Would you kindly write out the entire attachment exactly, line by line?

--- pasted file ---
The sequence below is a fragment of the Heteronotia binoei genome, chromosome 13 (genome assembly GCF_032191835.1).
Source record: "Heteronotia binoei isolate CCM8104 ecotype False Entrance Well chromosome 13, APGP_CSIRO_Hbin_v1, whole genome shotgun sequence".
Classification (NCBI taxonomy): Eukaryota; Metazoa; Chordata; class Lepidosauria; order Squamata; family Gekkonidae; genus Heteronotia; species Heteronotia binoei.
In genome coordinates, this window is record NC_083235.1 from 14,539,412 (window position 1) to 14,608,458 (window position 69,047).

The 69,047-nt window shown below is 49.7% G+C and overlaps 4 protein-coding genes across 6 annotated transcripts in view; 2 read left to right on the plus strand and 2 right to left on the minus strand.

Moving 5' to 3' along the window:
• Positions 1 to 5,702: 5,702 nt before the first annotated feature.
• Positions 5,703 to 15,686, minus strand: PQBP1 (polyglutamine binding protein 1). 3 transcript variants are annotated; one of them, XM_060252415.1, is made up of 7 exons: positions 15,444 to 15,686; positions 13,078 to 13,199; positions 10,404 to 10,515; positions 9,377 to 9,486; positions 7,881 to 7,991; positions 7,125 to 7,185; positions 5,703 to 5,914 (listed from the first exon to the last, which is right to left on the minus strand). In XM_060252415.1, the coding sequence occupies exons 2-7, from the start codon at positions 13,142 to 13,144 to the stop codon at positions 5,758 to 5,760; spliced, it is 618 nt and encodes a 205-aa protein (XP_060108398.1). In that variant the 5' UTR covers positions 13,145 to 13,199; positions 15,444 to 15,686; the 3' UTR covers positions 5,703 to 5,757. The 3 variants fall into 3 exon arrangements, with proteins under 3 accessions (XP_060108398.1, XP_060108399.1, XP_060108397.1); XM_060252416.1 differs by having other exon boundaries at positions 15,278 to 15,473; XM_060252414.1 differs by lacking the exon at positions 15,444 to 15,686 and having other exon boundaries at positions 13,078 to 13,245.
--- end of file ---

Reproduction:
The sequence below is a fragment of the Heteronotia binoei genome, chromosome 13 (genome assembly GCF_032191835.1).
Source record: "Heteronotia binoei isolate CCM8104 ecotype False Entrance Well chromosome 13, APGP_CSIRO_Hbin_v1, whole genome shotgun sequence".
Classification (NCBI taxonomy): Eukaryota; Metazoa; Chordata; class Lepidosauria; order Squamata; family Gekkonidae; genus Heteronotia; species Heteronotia binoei.
In genome coordinates, this window is record NC_083235.1 from 14,539,412 (window position 1) to 14,608,458 (window position 69,047).

The 69,047-nt window shown below is 49.7% G+C and overlaps 4 protein-coding genes across 6 annotated transcripts in view; 2 read left to right on the plus strand and 2 right to left on the minus strand.

Moving 5' to 3' along the window:
• Positions 1 to 5,702: 5,702 nt before the first annotated feature.
• Positions 5,703 to 15,686, minus strand: PQBP1 (polyglutamine binding protein 1). 3 transcript variants are annotated; one of them, XM_060252415.1, is made up of 7 exons: positions 15,444 to 15,686; positions 13,078 to 13,199; positions 10,404 to 10,515; positions 9,377 to 9,486; positions 7,881 to 7,991; positions 7,125 to 7,185; positions 5,703 to 5,914 (listed from the first exon to the last, which is right to left on the minus strand). In XM_060252415.1, the coding sequence occupies exons 2-7, from the start codon at positions 13,142 to 13,144 to the stop codon at positions 5,758 to 5,760; spliced, it is 618 nt and encodes a 205-aa protein (XP_060108398.1). In that variant the 5' UTR covers positions 13,145 to 13,199; positions 15,444 to 15,686; the 3' UTR covers positions 5,703 to 5,757. The 3 variants fall into 3 exon arrangements, with proteins under 3 accessions (XP_060108398.1, XP_060108399.1, XP_060108397.1); XM_060252416.1 differs by having other exon boundaries at positions 15,278 to 15,473; XM_060252414.1 differs by lacking the exon at positions 15,444 to 15,686 and having other exon boundaries at positions 13,078 to 13,245.